|Wingspan||40.8 – 57.6 inches|
The red-tailed hawk is easily one of the most common hawks in the United States. It can be found in almost every state year-round. Even though it tends to fly south for the winter, it can still be found in states as far north as even Minnesota!
When you think of hawks, red-tailed hawks are probably the ones that come to mind first. Although they can be easily confused with the red-shouldered hawk, you can tell them apart by their size and color. The red-tailed hawk is large. It also has a dark brown band across its stomach, while the red-shouldered hawk has a rust-colored belly.
There are fourteen subspecies of red-tailed hawks in the world. One, the Florida red-tailed hawk (B. j. umbrinus), is a native type of hawk in Florida. You can find it year-round in Florida. It has a slightly larger wingspan than the most common red-tailed hawk, the eastern red-tailed hawk (B. j. borealis).
Another reason that red-tailed hawks are one of the most well-known hawks is their role in falconry. Falconry is a type of hunting sport in which a bird of prey, usually a hawk or falcon, is used to hunt small prey. Birds used in falconry are wild-caught, but there are many rules and regulations to help keep the populations safe. Because their diet is mainly made up of small mammals like mice, squirrels, and even rabbits, they excel at this sport.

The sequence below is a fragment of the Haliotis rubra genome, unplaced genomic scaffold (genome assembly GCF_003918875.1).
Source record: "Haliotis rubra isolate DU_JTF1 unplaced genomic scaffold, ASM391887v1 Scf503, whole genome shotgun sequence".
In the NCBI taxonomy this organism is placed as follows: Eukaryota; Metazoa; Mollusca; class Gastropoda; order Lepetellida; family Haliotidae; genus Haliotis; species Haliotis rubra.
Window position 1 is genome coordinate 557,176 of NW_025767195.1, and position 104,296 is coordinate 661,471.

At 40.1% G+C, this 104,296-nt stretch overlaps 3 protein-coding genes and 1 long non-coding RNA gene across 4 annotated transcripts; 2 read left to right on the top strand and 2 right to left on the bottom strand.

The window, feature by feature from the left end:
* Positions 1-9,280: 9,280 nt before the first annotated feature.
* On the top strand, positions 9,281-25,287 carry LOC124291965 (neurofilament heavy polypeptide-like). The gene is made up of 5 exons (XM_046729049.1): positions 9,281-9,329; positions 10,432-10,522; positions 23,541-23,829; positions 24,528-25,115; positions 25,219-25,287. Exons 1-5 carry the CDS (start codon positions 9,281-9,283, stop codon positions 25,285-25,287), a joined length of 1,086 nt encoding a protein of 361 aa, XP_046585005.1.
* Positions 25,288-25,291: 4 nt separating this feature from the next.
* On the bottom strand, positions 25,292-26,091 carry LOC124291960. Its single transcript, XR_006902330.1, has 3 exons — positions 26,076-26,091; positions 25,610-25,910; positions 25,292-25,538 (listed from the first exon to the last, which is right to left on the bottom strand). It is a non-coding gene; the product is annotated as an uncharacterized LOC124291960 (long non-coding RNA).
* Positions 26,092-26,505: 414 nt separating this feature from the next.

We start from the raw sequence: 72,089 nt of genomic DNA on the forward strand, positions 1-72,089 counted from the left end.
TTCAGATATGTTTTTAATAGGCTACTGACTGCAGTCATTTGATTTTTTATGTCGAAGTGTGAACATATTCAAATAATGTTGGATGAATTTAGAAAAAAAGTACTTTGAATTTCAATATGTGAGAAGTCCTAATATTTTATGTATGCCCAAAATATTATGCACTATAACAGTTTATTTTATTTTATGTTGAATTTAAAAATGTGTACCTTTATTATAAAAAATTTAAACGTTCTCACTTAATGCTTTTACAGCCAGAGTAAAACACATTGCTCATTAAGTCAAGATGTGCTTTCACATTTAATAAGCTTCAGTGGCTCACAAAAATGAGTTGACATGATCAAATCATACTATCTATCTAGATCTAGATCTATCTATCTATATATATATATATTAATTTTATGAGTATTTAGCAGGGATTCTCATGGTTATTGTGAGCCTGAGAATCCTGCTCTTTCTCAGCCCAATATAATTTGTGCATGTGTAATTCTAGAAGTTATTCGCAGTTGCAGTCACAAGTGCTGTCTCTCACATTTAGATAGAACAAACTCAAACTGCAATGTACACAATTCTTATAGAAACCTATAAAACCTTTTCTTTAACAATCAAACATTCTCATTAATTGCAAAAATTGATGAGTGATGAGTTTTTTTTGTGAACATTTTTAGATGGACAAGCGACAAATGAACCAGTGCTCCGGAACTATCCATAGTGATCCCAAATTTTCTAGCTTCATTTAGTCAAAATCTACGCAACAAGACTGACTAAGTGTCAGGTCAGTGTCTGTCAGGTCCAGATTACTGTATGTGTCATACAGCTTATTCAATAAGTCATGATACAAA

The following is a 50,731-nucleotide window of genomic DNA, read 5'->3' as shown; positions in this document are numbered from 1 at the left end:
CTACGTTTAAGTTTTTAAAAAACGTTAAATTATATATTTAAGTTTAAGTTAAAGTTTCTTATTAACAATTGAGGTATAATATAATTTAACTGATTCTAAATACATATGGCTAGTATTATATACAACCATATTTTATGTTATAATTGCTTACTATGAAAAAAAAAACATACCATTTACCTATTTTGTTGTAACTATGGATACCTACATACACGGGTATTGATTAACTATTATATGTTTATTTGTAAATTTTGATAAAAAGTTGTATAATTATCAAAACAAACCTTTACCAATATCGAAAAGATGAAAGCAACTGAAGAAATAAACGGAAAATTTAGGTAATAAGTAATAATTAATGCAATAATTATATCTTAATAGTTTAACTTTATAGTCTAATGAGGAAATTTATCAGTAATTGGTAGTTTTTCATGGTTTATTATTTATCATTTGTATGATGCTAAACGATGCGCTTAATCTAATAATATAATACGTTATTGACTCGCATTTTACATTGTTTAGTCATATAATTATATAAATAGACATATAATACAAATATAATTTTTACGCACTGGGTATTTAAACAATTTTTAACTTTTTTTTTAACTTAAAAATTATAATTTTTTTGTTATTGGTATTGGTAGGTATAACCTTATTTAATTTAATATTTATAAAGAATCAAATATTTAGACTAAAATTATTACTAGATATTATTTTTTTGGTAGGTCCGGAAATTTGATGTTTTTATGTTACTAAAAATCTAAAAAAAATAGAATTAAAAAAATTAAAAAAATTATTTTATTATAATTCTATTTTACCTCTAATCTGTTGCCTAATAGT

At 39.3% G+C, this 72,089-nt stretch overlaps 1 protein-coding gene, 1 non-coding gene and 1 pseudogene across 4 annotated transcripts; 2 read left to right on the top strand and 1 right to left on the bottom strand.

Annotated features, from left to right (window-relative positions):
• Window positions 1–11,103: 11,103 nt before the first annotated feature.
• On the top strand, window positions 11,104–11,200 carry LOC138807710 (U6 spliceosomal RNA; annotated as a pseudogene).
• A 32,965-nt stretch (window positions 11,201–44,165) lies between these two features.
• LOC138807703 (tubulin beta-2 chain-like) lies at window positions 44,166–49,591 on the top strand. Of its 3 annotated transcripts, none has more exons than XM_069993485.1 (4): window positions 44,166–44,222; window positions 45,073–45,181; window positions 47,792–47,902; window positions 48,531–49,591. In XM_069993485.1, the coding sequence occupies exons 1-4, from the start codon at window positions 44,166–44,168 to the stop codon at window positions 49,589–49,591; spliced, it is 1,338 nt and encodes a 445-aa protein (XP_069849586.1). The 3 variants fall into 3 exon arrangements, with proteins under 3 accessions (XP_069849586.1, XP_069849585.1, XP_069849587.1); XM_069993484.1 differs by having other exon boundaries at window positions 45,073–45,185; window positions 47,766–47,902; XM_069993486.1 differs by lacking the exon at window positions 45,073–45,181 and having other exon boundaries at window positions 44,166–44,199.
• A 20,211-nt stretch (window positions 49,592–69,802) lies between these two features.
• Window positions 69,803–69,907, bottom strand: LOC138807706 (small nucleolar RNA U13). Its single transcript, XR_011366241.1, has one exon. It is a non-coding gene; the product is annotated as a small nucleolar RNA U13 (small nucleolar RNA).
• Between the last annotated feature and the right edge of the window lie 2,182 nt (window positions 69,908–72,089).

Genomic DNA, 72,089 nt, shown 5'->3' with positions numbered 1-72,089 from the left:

4. Cooper’s Hawk
|Scientific Name||Accipiter cooperii|
|Length||14 – 20 inches|
|Wingspan||24 – 39 inches|
Cooper’s hawks have many names, including big blue darter, chicken hawk, flying cross, hen hawk, quail hawk, and swift hawk. Many of these names have come from their impressive hunting abilities.
While most hawks aren’t picky when it comes to meals, Cooper’s hawks truly go above and beyond. Scientists have estimated them to eat as many as 300 different species. They’re even skilled at hunting other birds midair!
5. Short-Tailed Hawk
|Scientific Name||Buteo brachyurus|
|Weight||13.6 to 16.9 ounces|
|Length||15.3 to 17.3 inches|
|Wingspan||32.7 to 40.5 inches|